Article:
Let’s be honest: There are tons of great tools and web services out there but not all of them are the right ones for your ministry and organization.
It’s this key difference, and you’re ability to spot it and make the right choice, which will determine not only how you engage in online but also your relative effectiveness and success.
There will be temptation and pressure, from within and without the organization, from your staff, volunteers, congregation, and more, to jump on the newest service and social network.
Resist this at all costs.
Your job is to provide guidance and verifiable truth that your investment not only matches your core mission and vision, but is in line with your goals as a ministry. Not all services will help you get there so you don’t have to endorse them officially.
More thoughts after the jump:
Assessing Core Strengths, Assets, and Resources
Social Media is only as good as the results that it ultimately brings about. This is especially true as it aligns with your core strengths and assets.
The truth is that you have only a few core strengths, only a few number of assets, and a limited number of resources to pull this “social media” thing off. To do it well requires an investment that typically most ministries are pretty unaware of.
The groundswell and build of successful social media is equal to the amount of time, energy, and money pumped into it. At the core of it is the “social” aspect of it all, which requires personal attention and engagement.
That’s why anything “automated” in the social web is severely frowned upon. Authenticity, personalization, and real attention is glorified and celebrated; people love it when Executives of extremely large corporations find the time to blog and twitter, because this is ultimately the heartbeat of this new and exciting medium: Everyone, even the most “important” people, can conversate and engage.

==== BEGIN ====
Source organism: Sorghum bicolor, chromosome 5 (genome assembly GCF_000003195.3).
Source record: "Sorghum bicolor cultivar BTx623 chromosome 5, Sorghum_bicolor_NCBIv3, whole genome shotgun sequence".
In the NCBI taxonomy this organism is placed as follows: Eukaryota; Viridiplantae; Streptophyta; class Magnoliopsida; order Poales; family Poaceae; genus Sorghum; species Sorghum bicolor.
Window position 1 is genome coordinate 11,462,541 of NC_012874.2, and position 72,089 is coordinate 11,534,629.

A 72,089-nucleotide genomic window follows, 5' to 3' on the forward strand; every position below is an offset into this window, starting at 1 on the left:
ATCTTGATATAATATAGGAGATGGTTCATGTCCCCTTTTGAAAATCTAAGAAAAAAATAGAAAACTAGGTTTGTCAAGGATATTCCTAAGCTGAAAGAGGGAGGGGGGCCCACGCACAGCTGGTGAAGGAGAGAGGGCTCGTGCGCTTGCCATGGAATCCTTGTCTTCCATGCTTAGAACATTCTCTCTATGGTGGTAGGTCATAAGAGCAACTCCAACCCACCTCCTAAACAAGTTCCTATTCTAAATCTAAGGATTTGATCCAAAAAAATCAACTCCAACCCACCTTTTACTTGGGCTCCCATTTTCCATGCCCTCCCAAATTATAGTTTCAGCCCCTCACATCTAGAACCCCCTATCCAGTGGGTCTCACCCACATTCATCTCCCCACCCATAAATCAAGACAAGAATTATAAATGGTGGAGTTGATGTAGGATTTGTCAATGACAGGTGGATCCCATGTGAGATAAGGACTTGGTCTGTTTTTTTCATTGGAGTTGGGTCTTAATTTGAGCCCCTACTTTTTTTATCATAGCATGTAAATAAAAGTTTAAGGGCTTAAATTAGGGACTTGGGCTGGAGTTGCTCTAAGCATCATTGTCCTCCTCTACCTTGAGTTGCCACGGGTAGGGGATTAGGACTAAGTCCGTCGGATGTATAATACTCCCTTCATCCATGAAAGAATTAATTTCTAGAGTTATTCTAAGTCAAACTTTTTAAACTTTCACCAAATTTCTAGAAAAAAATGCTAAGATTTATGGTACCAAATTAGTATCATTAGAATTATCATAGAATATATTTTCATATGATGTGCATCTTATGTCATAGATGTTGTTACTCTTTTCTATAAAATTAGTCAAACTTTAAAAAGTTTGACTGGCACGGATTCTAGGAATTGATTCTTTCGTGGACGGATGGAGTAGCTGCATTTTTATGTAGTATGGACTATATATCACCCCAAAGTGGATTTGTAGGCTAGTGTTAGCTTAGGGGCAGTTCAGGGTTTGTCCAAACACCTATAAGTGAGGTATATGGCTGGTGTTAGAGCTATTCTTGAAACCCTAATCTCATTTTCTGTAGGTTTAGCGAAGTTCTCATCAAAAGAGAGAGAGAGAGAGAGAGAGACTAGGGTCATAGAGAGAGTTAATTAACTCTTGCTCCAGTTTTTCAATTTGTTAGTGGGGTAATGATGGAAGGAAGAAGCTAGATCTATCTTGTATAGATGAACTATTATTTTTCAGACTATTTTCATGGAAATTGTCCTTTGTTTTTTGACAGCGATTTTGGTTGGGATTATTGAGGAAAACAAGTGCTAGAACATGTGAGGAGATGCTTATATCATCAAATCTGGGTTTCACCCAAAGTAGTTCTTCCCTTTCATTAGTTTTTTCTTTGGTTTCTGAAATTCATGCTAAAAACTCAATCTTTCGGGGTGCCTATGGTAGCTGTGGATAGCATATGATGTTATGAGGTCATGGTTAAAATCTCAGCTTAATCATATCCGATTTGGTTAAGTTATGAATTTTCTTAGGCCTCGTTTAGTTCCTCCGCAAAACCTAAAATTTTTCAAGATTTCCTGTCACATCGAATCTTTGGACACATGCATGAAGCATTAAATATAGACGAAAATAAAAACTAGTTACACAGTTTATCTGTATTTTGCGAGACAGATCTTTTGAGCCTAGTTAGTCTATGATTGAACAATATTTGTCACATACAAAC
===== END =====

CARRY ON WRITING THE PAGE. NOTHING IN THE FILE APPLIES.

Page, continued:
But this requires an explicit and intentional practice of doing so. In fact, to varying degrees, it’s sometimes a cultural one as well. Businesses that naturally flourish in this social economy are ones that have a culture of openness, transparency, and a willingness to dialogue.
Unfortunately, most ministries either weren’t culturally “built” that way from the beginning and/or are having an extremely tough time of retrofitting their organization to be as such.
Again, choosing your social media outlets and services is critical to your success, and the closer you align the tools with your core strengths, assets, and available resources the better. All options are “good” ones but not all of them are “great” ones.
But you’ll feel the pressure (and burn) of the temptation to jump on the “social media bandwagon” just because everyone else is doing it.
Just remember that the vast majority of those “everyone’s” didn’t have a strategy when they dove in either. Time to be different; time to do it right.